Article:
Conclusions from the Best Buy $50 Coupon Fiasco

In case you missed it, Best Buy came out with a $50 discount coupon on $100+ purchase made with Mastercard this week. The terms of the coupon weren’t very restrictive, as one would expect, and they didn’t even exclude gift cards. The coupon was released by email, wasn’t personal, and wasn’t limited to any specific person or group of people. Anyone could use it provided they paid with Mastercard. And many did. People printed tons of copies of the coupon, and bought gift cards in thousands of dollars at 50% discount (you get $50 of a $100 purchase, so what do you do? Buy a $100 gift card for $50 many many times). Apparently even the Mastercard requirement wasn’t enforced everywhere and some people reported being able to use the coupon while paying cash.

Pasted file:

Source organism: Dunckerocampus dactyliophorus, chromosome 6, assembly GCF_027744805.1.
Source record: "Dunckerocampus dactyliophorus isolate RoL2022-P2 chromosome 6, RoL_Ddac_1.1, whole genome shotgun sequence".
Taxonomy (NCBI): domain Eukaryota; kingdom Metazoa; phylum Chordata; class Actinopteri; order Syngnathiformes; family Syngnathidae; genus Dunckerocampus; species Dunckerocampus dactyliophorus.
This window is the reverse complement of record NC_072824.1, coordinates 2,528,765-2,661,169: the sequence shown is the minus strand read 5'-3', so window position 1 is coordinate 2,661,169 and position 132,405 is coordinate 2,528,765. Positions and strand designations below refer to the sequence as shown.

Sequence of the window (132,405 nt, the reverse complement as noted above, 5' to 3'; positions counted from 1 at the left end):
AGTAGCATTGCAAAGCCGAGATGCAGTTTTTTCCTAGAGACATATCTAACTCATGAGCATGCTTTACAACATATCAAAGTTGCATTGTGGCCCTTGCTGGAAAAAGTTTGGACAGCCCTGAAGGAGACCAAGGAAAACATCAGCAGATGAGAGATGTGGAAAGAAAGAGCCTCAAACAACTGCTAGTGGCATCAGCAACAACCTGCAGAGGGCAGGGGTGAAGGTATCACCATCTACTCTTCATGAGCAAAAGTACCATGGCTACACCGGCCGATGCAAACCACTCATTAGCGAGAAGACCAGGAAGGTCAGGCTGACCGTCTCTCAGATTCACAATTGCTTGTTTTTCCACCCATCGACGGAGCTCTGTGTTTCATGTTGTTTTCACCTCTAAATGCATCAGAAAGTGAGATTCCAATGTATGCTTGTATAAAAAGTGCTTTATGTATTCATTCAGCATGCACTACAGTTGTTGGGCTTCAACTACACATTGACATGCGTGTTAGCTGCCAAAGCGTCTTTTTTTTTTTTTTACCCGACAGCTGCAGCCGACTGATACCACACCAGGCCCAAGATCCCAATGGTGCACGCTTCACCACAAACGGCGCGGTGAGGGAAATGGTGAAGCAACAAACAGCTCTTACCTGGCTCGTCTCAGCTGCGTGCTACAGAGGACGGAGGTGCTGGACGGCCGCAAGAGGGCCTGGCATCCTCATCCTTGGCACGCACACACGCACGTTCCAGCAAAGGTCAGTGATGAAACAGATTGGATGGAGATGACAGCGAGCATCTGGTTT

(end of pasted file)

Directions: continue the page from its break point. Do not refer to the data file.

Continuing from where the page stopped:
Best Buy understood how deep the hole they dig to themselves was pretty quickly, and changed the terms of the coupon the same day it came out (limiting its validity to only that day, excluding gift cards, etc). But the damage has been done already. Some people got the original coupon and wanted to use it the next day, others were arguing at the cashiers‘, etc etc. The public opinion of Best Buy couldn’t be worse. Of course, I’m pretty sure there’s going to be a lawsuit as well.

But what have we learned?

1. Big business can screw up. And often do, and this is just the latest example.

2. When business do screw up, they correct themselves quickly.

3. If you can use the screw up – use it fast. Don’t wait for the next day as they close the loophole by then.

4. Don’t be greedy. Those who stacked on tens and hundreds of giftcards cause the businesses not to come out with good deals – businesses know the deals will be abused. Everything is good in moderation.

5. If you see a deal that’s too good to be true – it probably is. If it is still true – go and get it while its available.

Happy shopping,

Your Little Adviser.


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